After Google Home users started receiving mysterious alerts when their fire alarms went off or their plates smashed in their homes, Google acknowledged that it accidentally rolled out a feature causing the smart devices to record sounds without the voice prompt.
Reports of the privacy faux pas began after one Reddit user reported earlier in August that Google sent him a phone notification saying that the smoke detector in his home had been triggered. Others said they were notified of possible glass breaking when some dishes broke or when they were watching television. These reported incidents surprised Google Home users as the devices are only supposed to record audio when prompted with specific commands, including “Hey Google” or “OK Google.”
Google for its part said that the alerts are part of a subscription service called “Nest Aware,” first launched in May. As part of this service, users of Google cameras, speakers and displays can pay for the devices to detect any “critical” sound in their home and send them an alert on their phones while they are away from their homes. But, while users can sign up for service, Google said that the feature was inadvertently turned on for some users.
“We are aware of an issue that inadvertently enabled sound detection alerts for sounds like smoke alarms or glass breaking on speakers that are not part of a Nest Aware subscription,” a Google spokesperson told Threatpost. “The issue was caused by a recent software update and only impacted a subset of Google Home, Google Home Mini, and Google Home Max speakers. We have since rolled out a fix that will automatically disable sound detection on devices that are not part of Nest Aware.”
According to reports, the recording policy change is part of a recently announced long-term strategic partnership between Google and ADT, a U.S. security and home automation provider. As part of the partnership, Google will combine its Nest devices, services and technology with ADT’s leadership position providing security solutions for millions of homes and small businesses in the U.S.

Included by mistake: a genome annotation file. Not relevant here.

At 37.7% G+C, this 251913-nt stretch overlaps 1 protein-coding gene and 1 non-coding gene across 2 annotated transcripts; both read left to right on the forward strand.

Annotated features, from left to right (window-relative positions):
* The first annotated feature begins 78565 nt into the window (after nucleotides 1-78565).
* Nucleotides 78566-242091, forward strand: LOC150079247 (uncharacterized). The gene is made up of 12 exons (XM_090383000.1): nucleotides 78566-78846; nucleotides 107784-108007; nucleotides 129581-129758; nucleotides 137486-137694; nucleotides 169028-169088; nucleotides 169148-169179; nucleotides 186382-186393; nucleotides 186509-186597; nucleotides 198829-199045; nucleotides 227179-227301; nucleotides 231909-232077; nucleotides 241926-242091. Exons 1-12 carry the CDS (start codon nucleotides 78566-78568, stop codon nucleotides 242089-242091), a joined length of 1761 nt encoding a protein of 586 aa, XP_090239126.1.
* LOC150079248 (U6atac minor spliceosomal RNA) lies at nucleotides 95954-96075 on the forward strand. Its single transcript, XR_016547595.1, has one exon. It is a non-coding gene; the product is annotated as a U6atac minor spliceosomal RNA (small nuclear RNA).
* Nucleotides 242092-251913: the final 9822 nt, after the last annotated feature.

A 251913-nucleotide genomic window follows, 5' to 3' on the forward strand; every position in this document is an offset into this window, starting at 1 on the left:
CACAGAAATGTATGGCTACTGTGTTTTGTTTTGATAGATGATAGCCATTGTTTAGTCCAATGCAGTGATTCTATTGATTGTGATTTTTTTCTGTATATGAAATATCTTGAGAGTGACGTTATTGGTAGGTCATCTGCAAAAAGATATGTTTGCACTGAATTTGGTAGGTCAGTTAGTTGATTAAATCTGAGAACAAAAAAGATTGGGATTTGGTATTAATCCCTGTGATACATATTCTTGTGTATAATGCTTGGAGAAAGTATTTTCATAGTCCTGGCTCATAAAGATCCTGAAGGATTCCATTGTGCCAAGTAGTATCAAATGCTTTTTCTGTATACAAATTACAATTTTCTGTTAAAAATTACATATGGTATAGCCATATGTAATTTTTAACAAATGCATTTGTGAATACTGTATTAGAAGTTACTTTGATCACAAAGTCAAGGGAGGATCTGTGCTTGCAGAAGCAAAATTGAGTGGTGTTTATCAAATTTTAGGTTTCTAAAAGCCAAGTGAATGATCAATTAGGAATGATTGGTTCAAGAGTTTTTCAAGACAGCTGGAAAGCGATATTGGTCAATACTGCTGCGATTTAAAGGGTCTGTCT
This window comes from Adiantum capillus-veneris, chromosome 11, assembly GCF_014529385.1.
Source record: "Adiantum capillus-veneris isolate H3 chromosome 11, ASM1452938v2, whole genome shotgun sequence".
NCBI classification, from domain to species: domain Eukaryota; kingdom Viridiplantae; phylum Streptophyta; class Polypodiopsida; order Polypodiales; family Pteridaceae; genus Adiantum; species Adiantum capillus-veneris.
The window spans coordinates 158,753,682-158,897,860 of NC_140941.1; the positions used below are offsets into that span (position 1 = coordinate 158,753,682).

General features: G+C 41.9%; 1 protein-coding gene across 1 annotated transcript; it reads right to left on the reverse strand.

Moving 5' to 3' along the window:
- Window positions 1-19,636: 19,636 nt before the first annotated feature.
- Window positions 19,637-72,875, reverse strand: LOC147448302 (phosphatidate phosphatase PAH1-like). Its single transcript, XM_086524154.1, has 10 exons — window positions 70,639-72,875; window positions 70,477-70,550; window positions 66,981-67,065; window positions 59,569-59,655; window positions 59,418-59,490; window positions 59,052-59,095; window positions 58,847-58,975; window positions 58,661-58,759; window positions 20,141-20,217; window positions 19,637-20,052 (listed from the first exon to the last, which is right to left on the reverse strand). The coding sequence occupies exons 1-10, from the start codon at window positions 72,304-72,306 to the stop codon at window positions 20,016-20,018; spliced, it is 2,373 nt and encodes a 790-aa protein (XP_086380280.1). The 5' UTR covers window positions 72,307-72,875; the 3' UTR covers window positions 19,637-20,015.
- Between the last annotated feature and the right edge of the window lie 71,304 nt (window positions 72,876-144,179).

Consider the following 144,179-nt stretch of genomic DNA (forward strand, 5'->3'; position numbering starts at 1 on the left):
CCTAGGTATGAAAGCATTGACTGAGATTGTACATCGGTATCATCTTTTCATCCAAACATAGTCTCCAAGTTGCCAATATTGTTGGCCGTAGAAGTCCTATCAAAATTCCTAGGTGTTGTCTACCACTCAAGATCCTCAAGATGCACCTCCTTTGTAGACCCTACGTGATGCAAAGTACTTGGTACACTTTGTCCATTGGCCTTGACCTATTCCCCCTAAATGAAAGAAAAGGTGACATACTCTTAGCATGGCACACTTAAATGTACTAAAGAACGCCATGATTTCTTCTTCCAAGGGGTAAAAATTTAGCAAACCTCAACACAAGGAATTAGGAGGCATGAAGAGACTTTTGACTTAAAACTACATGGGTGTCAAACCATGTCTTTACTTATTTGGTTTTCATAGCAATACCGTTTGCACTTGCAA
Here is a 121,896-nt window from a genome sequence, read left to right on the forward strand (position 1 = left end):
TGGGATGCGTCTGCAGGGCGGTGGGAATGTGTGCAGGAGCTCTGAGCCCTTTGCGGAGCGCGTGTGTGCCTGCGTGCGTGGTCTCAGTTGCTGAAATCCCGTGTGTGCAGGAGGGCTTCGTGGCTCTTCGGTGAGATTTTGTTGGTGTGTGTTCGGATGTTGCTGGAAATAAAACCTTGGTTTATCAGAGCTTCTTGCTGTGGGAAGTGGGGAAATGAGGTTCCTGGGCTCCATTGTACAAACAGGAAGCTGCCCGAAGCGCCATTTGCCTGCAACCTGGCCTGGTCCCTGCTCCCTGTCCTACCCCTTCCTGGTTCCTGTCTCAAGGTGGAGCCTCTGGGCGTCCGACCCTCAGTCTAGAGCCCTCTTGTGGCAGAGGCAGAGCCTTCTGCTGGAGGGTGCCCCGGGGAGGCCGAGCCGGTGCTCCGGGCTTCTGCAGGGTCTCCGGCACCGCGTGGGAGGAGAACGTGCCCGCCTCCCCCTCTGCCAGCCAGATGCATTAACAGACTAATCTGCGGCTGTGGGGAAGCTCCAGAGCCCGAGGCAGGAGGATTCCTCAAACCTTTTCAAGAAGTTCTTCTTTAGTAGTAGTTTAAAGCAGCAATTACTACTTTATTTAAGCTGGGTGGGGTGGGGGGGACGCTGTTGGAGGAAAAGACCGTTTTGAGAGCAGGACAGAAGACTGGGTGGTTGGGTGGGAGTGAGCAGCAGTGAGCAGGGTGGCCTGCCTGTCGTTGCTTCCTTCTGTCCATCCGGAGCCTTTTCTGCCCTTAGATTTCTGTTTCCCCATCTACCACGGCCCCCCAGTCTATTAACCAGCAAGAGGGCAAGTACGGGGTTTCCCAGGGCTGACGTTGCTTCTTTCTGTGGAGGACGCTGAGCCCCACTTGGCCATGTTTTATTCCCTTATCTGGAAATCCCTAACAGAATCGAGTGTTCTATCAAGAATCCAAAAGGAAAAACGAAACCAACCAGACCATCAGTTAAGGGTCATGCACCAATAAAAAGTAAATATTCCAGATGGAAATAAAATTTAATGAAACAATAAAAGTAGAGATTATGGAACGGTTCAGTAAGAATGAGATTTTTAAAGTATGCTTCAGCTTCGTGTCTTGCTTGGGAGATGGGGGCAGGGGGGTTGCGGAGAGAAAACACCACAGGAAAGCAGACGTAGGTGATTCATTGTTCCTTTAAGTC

“Over time, Nest’s devices, powered by Google’s machine learning capabilities will enhance ADT’s security monitoring and become the cornerstone of ADT’s smart home offering,” according to Google in its announcement of the partnership. “The goal is to give customers fewer false alarms, more ways to receive alarm events, and better detection of potential incidents inside and around the home.”
A similar feature exists in Alexa-powered Amazon Echo smart home devices. In order to turn on this feature, called Alexa Guard, an Echo user can tell the device, “Alexa, I’m leaving,” and then it will begin recording for getting smart alerts – such as smoke alarms, glass breaking or carbon monoxide alerts – that will be sent to users via phone notification.
While these types of services are valuable for users when it comes to home security services, the privacy implications concern cybersecurity experts – particularly as voice assistants such as Amazon Alexa and Google Home have come under increased scrutiny about how much data is being collected, what that data is, how long it’s being retained and who accesses it.
“Voice assistant technology, including that used in smart speakers designed for the home, have long been suspected of and in some cases sometimes confirmed, of recording more than voice commands,” Wendy Foote, senior contracts manager at WhiteHat Security, told Threatpost. “Assuming [Google] dedicates significant resources to this product line, it is surprising to learn the inadvertent recording of private interactions in people’s homes was caused by a recent software update that turned on advanced sound detection that bypassed ‘wake up’ words that activated Google’s listening feature.”
Mohit Tiwari, Co-Founder and CEO at Symmetry Systems, told Threatpost that voice assistant device developers need a tool that can run through a check-list of safety issues, so that if an error occurs, it is automatically caught and the developers can fix it as soon as possible, either in pre-production or early in production.
“However, such tools today aren’t available at scale today — automated pre-production tools check for close to machine-level errors (like ‘memory safety’) but not for privacy or ‘information flow’ errors,” he said.
Google and Amazon’s virtual assistants drew criticism last year after they were caught eavesdropping without permission – with Google Home devices capturing and recording highly personal audio of domestic violence, confidential business calls — and even some users asking their smart speakers to play porn on their connected mobile devices. In April 2019, Amazon was thrust into the spotlight for a similar reason, after a report revealed the company employs thousands of auditors to listen to Echo users’ voice recordings.
“The latest major privacy failure at Google is a reminder that when you have a microphone nearby, it is likely recording,” Joseph Carson, chief security scientist and Advisory CISO at Thycotic in a comment to Threatpost. “The important message to any vendor with active smart microphones is that transparency and consent for the users when the device is recording is critical, especially at a time when many employees are working from home and sensitive business details might be leaking via nearby smart devices. The good news is that Google reported the privacy incident and made an improvement to notify and alert the user when a recording have been made.”
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